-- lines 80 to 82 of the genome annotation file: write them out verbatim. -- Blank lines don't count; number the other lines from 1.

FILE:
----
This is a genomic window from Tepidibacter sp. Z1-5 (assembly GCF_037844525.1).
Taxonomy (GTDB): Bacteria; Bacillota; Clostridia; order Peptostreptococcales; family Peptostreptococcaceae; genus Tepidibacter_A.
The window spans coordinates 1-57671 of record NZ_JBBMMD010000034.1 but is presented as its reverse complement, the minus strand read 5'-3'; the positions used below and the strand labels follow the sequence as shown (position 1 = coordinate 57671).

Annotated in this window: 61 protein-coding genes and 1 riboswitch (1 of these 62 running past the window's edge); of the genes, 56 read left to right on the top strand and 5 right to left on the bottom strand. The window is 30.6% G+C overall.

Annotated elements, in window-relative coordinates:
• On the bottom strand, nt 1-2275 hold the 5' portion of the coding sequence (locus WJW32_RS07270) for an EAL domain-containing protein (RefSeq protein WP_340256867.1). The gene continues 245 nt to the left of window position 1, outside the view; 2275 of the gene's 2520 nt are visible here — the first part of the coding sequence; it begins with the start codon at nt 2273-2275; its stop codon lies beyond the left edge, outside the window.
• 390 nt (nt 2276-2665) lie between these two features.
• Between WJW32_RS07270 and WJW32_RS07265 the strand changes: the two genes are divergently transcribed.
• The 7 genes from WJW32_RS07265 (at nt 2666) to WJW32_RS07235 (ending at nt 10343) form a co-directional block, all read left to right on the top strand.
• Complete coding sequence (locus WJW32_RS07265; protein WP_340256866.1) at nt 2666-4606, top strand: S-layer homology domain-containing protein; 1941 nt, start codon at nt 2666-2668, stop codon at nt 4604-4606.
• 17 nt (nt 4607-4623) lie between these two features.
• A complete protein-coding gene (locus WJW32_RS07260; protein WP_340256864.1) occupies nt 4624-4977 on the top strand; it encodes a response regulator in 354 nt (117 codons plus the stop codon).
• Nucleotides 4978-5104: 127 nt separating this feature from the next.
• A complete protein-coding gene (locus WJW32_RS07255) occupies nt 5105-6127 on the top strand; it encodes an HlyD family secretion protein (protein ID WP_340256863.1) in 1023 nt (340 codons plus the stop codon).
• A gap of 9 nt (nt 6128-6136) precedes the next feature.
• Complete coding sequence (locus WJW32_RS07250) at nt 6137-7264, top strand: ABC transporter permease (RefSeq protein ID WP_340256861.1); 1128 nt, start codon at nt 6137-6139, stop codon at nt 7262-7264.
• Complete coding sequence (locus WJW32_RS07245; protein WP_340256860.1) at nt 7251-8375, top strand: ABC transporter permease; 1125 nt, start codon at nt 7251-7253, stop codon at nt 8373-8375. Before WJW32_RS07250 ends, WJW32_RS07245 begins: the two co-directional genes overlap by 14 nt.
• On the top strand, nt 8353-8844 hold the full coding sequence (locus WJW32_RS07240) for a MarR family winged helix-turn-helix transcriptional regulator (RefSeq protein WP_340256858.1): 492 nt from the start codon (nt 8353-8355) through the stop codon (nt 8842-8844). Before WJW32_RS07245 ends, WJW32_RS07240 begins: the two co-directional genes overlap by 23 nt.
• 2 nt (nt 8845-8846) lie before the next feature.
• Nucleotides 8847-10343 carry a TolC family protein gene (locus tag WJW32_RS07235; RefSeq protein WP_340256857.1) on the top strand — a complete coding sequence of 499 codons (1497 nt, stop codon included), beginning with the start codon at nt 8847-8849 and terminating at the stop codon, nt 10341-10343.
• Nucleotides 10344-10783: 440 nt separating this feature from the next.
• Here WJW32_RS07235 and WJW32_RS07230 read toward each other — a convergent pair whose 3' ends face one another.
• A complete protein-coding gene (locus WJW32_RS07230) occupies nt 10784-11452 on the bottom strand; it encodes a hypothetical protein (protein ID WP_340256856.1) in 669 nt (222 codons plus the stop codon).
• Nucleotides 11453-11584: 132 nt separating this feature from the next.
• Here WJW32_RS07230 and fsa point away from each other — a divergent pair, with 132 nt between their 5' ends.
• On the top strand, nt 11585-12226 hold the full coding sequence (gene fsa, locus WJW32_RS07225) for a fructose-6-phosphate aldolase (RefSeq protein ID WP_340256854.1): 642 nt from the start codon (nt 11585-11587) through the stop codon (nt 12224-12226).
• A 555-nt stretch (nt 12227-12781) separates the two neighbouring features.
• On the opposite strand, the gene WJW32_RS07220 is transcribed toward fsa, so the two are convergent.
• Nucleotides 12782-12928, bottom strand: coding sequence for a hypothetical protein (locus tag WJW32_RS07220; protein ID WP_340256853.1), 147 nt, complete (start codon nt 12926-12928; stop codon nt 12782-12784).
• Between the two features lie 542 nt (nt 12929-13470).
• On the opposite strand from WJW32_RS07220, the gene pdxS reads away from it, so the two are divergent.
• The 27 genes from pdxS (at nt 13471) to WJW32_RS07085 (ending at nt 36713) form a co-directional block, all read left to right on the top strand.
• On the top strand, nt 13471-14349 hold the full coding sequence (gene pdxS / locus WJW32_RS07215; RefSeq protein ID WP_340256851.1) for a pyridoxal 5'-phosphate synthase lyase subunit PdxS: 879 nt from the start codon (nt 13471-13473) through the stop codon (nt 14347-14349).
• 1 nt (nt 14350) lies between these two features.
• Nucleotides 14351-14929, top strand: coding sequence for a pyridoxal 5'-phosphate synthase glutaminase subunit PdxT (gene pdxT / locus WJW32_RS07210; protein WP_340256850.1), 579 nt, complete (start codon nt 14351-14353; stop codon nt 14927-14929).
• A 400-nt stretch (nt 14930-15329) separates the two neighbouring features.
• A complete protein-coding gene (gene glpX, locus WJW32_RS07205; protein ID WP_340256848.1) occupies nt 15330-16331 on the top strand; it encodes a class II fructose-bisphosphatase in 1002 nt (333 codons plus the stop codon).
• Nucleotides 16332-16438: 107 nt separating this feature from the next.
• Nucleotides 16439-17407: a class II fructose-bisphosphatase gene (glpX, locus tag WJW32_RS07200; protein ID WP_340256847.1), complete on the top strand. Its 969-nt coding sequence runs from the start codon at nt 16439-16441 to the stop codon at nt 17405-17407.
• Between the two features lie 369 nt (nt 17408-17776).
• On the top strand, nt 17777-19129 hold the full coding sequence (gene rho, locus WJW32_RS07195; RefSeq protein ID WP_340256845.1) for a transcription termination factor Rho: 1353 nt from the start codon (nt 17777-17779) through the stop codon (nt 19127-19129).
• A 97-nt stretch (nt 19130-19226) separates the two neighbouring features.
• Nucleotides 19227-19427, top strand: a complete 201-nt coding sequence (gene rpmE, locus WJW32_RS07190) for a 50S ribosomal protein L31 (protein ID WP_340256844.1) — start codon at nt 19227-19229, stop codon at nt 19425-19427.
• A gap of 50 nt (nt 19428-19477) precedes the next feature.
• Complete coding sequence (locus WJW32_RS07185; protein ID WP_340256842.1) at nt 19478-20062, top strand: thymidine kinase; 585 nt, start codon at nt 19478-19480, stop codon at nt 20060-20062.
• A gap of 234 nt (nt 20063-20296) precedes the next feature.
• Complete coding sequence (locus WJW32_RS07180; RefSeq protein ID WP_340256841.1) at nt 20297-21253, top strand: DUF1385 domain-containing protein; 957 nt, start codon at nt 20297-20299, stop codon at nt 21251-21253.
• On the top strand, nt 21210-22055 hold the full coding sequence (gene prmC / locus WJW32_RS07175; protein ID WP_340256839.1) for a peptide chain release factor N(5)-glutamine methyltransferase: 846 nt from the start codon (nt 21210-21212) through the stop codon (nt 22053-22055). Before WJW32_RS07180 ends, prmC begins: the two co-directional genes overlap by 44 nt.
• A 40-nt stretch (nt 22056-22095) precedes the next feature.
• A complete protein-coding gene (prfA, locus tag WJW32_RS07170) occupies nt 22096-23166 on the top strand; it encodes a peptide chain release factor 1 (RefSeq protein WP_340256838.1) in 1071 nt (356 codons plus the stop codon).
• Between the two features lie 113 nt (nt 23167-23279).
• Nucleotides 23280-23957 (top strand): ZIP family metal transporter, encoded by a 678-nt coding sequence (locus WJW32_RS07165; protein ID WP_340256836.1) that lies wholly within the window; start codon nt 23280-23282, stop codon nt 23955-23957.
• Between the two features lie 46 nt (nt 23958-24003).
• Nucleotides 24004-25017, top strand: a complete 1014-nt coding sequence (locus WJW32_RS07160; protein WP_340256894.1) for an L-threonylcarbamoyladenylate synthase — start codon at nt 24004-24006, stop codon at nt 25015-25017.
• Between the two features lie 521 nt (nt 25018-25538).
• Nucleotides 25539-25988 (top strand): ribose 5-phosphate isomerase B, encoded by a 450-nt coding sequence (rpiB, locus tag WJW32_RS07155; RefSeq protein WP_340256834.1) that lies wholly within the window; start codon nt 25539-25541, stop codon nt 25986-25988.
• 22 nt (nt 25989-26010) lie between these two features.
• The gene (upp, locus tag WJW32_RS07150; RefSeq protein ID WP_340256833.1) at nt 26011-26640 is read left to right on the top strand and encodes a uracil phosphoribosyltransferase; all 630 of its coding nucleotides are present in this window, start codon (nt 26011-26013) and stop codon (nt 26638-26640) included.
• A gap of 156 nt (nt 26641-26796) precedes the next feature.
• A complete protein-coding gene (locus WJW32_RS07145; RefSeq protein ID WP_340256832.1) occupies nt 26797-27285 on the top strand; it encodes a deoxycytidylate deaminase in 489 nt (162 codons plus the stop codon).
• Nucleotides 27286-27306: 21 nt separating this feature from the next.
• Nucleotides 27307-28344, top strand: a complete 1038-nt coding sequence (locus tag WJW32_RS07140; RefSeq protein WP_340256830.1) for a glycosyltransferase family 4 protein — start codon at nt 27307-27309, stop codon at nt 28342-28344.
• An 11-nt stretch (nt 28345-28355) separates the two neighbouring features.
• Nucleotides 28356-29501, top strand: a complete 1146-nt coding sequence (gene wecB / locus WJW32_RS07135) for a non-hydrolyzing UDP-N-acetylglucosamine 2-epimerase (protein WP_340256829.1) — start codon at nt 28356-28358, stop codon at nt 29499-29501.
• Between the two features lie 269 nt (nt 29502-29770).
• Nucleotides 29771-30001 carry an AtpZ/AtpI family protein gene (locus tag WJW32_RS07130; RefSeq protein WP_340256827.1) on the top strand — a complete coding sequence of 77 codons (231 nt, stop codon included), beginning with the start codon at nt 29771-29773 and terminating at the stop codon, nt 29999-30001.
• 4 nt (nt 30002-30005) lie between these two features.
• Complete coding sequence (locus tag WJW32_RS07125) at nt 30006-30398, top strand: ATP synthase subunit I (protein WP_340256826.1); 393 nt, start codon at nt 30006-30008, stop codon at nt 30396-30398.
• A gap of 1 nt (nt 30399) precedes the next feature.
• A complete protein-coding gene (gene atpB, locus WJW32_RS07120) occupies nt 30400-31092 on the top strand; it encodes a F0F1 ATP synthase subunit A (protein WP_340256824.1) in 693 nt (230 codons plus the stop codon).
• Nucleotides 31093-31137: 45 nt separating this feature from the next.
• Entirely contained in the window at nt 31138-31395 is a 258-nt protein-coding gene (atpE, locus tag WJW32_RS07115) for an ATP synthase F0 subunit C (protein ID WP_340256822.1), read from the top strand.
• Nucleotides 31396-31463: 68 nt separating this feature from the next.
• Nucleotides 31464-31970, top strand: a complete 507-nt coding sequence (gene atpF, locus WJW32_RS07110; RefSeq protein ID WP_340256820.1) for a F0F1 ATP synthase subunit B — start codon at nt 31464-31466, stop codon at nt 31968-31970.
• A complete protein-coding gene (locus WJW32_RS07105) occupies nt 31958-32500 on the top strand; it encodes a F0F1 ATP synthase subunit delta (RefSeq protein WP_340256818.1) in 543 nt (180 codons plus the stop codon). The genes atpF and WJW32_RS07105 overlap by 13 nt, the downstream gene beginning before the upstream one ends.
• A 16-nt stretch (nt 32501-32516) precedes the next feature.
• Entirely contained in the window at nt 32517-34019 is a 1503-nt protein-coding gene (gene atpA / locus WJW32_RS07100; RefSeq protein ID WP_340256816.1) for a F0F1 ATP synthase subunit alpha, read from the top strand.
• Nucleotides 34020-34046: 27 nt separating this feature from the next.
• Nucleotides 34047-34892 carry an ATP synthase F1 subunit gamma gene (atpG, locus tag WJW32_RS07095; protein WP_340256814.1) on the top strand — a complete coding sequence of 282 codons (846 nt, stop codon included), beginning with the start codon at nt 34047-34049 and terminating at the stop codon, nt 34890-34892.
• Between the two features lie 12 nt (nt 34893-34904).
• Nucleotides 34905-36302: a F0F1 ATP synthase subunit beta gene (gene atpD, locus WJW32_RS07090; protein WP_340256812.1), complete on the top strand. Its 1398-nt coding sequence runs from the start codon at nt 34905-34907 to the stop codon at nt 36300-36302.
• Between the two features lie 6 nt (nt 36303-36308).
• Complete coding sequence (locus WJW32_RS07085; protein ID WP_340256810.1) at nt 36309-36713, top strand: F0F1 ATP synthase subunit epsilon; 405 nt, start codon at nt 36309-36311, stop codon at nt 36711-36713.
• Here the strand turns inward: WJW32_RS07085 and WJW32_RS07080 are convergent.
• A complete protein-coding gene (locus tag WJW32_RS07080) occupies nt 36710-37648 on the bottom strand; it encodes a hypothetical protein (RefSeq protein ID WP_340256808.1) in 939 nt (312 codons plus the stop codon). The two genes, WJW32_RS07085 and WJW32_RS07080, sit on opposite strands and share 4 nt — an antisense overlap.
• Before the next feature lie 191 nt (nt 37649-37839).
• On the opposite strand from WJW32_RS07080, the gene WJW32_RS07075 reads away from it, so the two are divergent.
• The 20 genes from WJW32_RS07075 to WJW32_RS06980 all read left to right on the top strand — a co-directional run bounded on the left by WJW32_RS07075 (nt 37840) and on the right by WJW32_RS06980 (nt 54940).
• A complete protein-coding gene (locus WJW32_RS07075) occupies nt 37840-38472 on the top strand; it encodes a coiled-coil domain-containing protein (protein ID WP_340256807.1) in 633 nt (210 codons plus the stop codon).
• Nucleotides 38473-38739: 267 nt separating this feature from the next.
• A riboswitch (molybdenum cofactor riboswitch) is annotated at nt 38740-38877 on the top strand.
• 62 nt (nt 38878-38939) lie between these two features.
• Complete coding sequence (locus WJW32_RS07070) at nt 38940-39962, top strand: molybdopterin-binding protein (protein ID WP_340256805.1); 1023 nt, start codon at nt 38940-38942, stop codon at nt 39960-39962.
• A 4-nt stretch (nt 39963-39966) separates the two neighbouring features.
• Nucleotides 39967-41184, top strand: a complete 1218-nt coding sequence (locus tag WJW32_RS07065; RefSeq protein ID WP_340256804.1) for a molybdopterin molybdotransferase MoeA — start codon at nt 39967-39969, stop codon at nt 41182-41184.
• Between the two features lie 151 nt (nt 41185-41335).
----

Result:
• Between the two features lie 12 nt (nt 34893-34904).
• Nucleotides 34905-36302: a F0F1 ATP synthase subunit beta gene (gene atpD, locus WJW32_RS07090; protein WP_340256812.1), complete on the top strand. Its 1398-nt coding sequence runs from the start codon at nt 34905-34907 to the stop codon at nt 36300-36302.
• Between the two features lie 6 nt (nt 36303-36308).